Filomena Brites has no choice but to walk up to 3km to fetch water
LISAPAT, 8 February 2010 (IRIN) - Ask anyone in rural Timor-Leste what they want most and the answer is always water.
“We don’t have any,” complained Filomena Brites, 35, who walks up to 3km four times a day to the nearest spring to fetch water from her home in Lisapat, a tiny village high in the coffee-growing hills of Ermera District.
“Sometimes I go. Sometimes the children [go],” she told IRIN. “But one of us will go. We don’t have a choice.”
According to Timor-Leste’s National Statistics Directorate, almost 40 percent of the country’s 1.1 million inhabitants lack access to an improved water source.
The problem is most evident in rural areas where approximately 75 percent of the population lives - 44.4 percent do not have access against about 15 percent in urban areas.
In the eastern districts of Baucau, Lautem and Viqueque, and Oecussi District, an enclave inside Indonesia, that figure tops more than 50 percent.
One community’s story
Much of the country’s rural water systems fell into disrepair years ago.
Of Lisapat’s 800 households, only 18 have access to piped water, with the rest relying on a nearby spring. Before 2002, everyone had access.
“It’s a big problem and one that we need to fix,” said Julio do Rosario Lemos, 34, who was recently elected the village’s head.
The government has made it a national priority for 2010, but despite its vast oil reserves, the world’s newest independent nation is also Asia’s poorest.
Most water pipes in Lisapat fell into disrepair years ago
Moreover, the country’s National Directorate of Water and Sanitation Services (DNSAS) has limited resources.
“In many villages there are pipes with no water. In others there never have been,” Bishnu Pokhrel, a water and hygiene specialist with the UN Children’s Fund (UNICEF), told IRIN, citing poor management, lack of awareness, low institutional capacity and the impact of the 1999 political crisis, when East Timor chose independence from Indonesia in a referendum. Between 70 and 80 percent of the country’s water system was destroyed in the ensuing violence and displacement.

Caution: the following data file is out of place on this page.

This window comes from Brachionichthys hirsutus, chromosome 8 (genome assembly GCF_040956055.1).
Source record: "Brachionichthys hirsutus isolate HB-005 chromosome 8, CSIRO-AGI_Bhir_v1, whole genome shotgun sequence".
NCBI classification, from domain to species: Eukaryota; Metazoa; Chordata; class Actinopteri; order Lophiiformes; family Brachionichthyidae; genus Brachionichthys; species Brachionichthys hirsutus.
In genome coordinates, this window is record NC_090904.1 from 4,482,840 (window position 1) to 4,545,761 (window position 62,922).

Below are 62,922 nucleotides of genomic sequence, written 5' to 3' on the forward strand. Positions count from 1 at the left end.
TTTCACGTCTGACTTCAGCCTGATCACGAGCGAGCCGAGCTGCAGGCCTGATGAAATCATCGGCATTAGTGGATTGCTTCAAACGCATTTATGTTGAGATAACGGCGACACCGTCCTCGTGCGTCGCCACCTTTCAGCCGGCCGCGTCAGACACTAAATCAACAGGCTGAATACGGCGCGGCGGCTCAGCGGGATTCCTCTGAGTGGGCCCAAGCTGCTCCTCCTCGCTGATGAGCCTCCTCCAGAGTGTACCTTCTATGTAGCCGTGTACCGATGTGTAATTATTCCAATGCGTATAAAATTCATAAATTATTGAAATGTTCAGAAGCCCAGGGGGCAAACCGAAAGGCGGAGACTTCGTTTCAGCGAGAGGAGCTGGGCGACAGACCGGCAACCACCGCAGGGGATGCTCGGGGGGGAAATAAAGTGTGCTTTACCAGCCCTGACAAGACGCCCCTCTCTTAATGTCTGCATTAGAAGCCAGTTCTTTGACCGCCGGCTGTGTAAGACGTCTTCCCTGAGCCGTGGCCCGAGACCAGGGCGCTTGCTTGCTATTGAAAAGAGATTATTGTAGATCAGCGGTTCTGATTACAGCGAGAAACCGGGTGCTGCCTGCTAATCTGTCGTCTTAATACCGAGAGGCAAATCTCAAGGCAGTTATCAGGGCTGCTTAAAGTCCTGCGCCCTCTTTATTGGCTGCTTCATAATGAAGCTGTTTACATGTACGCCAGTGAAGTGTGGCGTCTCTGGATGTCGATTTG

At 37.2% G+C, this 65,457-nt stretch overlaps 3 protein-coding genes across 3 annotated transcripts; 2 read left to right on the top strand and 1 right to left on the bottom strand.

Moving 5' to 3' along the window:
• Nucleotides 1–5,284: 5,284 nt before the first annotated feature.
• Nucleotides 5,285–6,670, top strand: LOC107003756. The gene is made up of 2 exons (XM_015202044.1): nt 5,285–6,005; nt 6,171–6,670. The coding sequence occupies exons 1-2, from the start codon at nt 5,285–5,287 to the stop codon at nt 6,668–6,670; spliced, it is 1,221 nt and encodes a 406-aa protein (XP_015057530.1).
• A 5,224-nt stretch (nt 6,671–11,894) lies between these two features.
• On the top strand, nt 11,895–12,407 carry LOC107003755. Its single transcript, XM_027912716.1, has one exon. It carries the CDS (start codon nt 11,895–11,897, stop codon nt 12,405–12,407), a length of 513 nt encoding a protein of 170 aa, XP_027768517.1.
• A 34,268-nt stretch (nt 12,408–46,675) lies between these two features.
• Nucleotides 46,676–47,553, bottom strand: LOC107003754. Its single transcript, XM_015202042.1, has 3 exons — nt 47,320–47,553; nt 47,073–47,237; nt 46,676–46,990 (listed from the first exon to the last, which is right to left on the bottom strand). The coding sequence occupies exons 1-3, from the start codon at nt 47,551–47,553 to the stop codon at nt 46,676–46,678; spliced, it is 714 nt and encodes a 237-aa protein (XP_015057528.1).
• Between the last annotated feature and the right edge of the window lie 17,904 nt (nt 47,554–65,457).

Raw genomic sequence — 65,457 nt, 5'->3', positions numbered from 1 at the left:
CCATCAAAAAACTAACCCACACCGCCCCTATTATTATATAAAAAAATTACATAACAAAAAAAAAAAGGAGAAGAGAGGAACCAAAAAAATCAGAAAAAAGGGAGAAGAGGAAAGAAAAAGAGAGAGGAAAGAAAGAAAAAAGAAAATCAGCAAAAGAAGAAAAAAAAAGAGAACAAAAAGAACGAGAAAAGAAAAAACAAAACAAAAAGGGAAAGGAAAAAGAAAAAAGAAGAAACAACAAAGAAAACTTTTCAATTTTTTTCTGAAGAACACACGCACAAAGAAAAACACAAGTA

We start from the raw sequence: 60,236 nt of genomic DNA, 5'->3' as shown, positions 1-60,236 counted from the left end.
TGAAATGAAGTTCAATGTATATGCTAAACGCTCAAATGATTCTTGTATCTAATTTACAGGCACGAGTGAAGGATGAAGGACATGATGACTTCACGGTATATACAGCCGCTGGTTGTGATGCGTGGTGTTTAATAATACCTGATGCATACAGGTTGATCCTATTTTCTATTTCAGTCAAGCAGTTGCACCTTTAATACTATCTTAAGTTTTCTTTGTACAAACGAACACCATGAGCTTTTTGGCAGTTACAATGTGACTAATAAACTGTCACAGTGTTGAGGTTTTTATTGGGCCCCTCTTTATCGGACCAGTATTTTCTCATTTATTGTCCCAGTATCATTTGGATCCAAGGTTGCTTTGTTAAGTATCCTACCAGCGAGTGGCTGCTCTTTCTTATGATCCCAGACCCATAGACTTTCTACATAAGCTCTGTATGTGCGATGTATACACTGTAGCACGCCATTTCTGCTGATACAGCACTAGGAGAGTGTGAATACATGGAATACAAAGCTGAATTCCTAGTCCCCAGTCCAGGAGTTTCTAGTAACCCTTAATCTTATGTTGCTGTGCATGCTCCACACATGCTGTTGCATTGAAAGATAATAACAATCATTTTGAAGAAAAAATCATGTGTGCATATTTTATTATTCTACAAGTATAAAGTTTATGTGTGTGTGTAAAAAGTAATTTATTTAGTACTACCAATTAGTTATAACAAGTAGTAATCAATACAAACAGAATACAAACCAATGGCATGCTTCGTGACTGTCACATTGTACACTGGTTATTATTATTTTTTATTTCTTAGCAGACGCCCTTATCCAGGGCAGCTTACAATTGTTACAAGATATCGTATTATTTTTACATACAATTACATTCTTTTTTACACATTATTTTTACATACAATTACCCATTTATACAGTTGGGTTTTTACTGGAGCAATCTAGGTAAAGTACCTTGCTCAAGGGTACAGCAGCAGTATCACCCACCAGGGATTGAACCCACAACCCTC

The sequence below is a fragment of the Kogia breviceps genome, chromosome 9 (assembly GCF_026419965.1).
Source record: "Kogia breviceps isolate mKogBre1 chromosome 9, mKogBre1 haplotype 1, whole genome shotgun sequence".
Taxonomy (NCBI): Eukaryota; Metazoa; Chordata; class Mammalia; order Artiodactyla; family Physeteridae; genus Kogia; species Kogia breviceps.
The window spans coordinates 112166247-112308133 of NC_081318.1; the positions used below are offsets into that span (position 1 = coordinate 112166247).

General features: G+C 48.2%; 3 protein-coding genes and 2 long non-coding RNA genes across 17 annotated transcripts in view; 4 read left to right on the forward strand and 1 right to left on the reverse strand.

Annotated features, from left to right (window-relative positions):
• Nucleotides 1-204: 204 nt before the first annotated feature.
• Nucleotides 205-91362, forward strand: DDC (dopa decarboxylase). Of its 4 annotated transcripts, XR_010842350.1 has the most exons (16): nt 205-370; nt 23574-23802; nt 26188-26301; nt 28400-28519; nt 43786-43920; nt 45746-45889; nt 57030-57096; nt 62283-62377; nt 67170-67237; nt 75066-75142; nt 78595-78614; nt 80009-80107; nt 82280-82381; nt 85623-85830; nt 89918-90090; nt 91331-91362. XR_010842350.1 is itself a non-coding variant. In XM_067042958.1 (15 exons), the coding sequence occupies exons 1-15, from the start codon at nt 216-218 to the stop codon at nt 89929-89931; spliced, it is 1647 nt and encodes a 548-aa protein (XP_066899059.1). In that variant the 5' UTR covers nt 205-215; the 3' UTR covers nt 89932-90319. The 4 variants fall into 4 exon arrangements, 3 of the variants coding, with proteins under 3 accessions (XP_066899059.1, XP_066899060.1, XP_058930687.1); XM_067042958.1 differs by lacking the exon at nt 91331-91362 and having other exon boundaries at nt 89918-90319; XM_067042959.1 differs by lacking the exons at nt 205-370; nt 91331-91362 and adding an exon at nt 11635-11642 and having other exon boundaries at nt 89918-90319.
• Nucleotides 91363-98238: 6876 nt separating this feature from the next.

Rebuilding those systems today is just part of the equation. Despite significant investment by international donors, sustainability remains the biggest challenge.
“Sustainable water systems is the key goal,” Keryn Clark, programme team leader for the Timor-Leste Rural Water Supply and Sanitation Programme (RWSSP), an AusAID-funded project working with the Timorese government to improve water supplies, told IRIN.
On some projects in the past, the focus had been more on laying pipes that on community management, she said. It was critical that the community, which ultimately will be managing the system, is fully on board from the very beginning.
Access to water must be a priority, said Julio do Rosario Lemos, Lisapat's newly elected village head
Maintenance of the infrastructure is also critical and outside Dili, the capital, few spare parts are available.
While many of the country’s community water management groups are well organized, others are less so and may not have the knowledge or means to undertake necessary repairs.
“You need to determine what the community can realistically manage and what they can’t, and then how you can support them,” Clark said, emphasizing that community training is key.
“Once the water system is established and handed over to the community, we should have a bridging time to follow up technical support for the group,” UNICEF’s Pokhrel added.
The government must have the necessary capacity to backstop the water user groups when necessary - underscoring the need for greater institutional capacity, he said.
Until recently, each district had just one non-technical rural water supply and there was only one fully trained water engineer in the whole country.
Now with support from AusAID, another district level technical person has been added, as well as one or two community facilitators at the sub-district level, focusing on community management and sanitation.
“These are all key points in making the system more sustainable,” Clark said. “If we can actually make the systems that have been built, or are in the process of being built, work properly and [be] more sustainable, more people will have access to water.”